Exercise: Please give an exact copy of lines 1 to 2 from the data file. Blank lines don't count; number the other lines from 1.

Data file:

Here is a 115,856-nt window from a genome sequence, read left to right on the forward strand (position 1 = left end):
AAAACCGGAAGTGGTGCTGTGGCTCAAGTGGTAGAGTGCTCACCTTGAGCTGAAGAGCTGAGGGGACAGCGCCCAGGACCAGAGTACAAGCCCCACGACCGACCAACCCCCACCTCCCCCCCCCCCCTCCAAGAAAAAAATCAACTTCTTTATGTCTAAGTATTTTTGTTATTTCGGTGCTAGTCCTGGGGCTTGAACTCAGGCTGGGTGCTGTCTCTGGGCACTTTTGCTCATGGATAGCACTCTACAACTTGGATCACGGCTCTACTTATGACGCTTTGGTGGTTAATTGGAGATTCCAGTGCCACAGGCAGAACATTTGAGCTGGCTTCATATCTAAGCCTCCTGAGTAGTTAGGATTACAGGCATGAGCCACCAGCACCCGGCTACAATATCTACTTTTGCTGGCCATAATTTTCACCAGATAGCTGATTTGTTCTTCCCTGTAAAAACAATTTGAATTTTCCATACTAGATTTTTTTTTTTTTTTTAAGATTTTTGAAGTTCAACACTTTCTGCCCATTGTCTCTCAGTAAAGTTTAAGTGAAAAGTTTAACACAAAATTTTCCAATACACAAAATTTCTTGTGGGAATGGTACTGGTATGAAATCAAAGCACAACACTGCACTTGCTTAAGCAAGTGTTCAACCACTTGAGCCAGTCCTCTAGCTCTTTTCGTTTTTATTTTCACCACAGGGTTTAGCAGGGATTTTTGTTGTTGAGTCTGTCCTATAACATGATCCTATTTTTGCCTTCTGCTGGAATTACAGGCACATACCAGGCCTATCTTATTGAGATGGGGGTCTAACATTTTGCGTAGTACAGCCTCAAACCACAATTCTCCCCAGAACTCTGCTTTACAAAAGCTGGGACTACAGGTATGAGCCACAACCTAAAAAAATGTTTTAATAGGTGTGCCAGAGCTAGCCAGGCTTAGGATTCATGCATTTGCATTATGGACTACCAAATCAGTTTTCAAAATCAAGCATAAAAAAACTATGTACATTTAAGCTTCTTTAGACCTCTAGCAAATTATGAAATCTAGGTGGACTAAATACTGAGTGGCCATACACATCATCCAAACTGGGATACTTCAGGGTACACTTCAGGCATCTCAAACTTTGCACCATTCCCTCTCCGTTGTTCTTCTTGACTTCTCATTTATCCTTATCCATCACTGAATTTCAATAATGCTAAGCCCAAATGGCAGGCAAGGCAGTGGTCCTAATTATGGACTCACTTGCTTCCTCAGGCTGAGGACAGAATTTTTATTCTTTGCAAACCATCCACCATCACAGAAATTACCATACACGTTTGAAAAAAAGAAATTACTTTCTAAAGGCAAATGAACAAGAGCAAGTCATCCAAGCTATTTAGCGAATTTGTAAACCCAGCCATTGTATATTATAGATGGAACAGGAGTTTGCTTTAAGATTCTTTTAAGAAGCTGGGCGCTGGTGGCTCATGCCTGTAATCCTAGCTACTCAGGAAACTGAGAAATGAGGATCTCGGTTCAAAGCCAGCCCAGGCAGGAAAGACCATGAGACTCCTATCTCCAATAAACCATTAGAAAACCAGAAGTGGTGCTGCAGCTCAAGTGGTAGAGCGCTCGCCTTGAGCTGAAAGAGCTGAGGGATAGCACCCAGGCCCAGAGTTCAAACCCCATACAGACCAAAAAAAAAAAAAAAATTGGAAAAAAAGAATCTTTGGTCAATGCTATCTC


Here is a 115,856-nt window from a genome sequence, read left to right on the forward strand (position 1 = left end):
AAAACCGGAAGTGGTGCTGTGGCTCAAGTGGTAGAGTGCTCACCTTGAGCTGAAGAGCTGAGGGGACAGCGCCCAGGACCAGAGTACAAGCCCCACGACCGACCAACCCCCACCTCCCCCCCCCCCCTCCAAGAAAAAAATCAACTTCTTTATGTCTAAGTATTTTTGTTATTTCGGTGCTAGTCCTGGGGCTTGAACTCAGGCTGGGTGCTGTCTCTGGGCACTTTTGCTCATGGATAGCACTCTACAACTTGGATCACGGCTCTACTTATGACGCTTTGGTGGTTAATTGGAGATTCCAGTGCCACAGGCAGAACATTTGAGCTGGCTTCATATCTAAGCCTCCTGAGTAGTTAGGATTACAGGCATGAGCCACCAGCACCCGGCTACAATATCTACTTTTGCTGGCCATAATTTTCACCAGATAGCTGATTTGTTCTTCCCTGTAAAAACAATTTGAATTTTCCATACTAGATTTTTTTTTTTTTTTTAAGATTTTTGAAGTTCAACACTTTCTGCCCATTGTCTCTCAGTAAAGTTTAAGTGAAAAGTTTAACACAAAATTTTCCAATACACAAAATTTCTTGTGGGAATGGTACTGGTATGAAATCAAAGCACAACACTGCACTTGCTTAAGCAAGTGTTCAACCACTTGAGCCAGTCCTCTAGCTCTTTTCGTTTTTATTTTCACCACAGGGTTTAGCAGGGATTTTTGTTGTTGAGTCTGTCCTATAACATGATCCTATTTTTGCCTTCTGCTGGAATTACAGGCACATACCAGGCCTATCTTATTGAGATGGGGGTCTAACATTTTGCGTAGTACAGCCTCAAACCACAATTCTCCCCAGAACTCTGCTTTACAAAAGCTGGGACTACAGGTATGAGCCACAACCTAAAAAAATGTTTTAATAGGTGTGCCAGAGCTAGCCAGGCTTAGGATTCATGCATTTGCATTATGGACTACCAAATCAGTTTTCAAAATCAAGCATAAAAAAACTATGTACATTTAAGCTTCTTTAGACCTCTAGCAAATTATGAAATCTAGGTGGACTAAATACTGAGTGGCCATACACATCATCCAAACTGGGATACTTCAGGGTACACTTCAGGCATCTCAAACTTTGCACCATTCCCTCTCCGTTGTTCTTCTTGACTTCTCATTTATCCTTATCCATCACTGAATTTCAATAATGCTAAGCCCAAATGGCAGGCAAGGCAGTGGTCCTAATTATGGACTCACTTGCTTCCTCAGGCTGAGGACAGAATTTTTATTCTTTGCAAACCATCCACCATCACAGAAATTACCATACACGTTTGAAAAAAAGAAATTACTTTCTAAAGGCAAATGAACAAGAGCAAGTCATCCAAGCTATTTAGCGAATTTGTAAACCCAGCCATTGTATATTATAGATGGAACAGGAGTTTGCTTTAAGATTCTTTTAAGAAGCTGGGCGCTGGTGGCTCATGCCTGTAATCCTAGCTACTCAGGAAACTGAGAAATGAGGATCTCGGTTCAAAGCCAGCCCAGGCAGGAAAGACCATGAGACTCCTATCTCCAATAAACCATTAGAAAACCAGAAGTGGTGCTGCAGCTCAAGTGGTAGAGCGCTCGCCTTGAGCTGAAAGAGCTGAGGGATAGCACCCAGGCCCAGAGTTCAAACCCCATACAGACCAAAAAAAAAAAAAAAATTGGAAAAAAAGAATCTTTGGTCAATGCTATCTC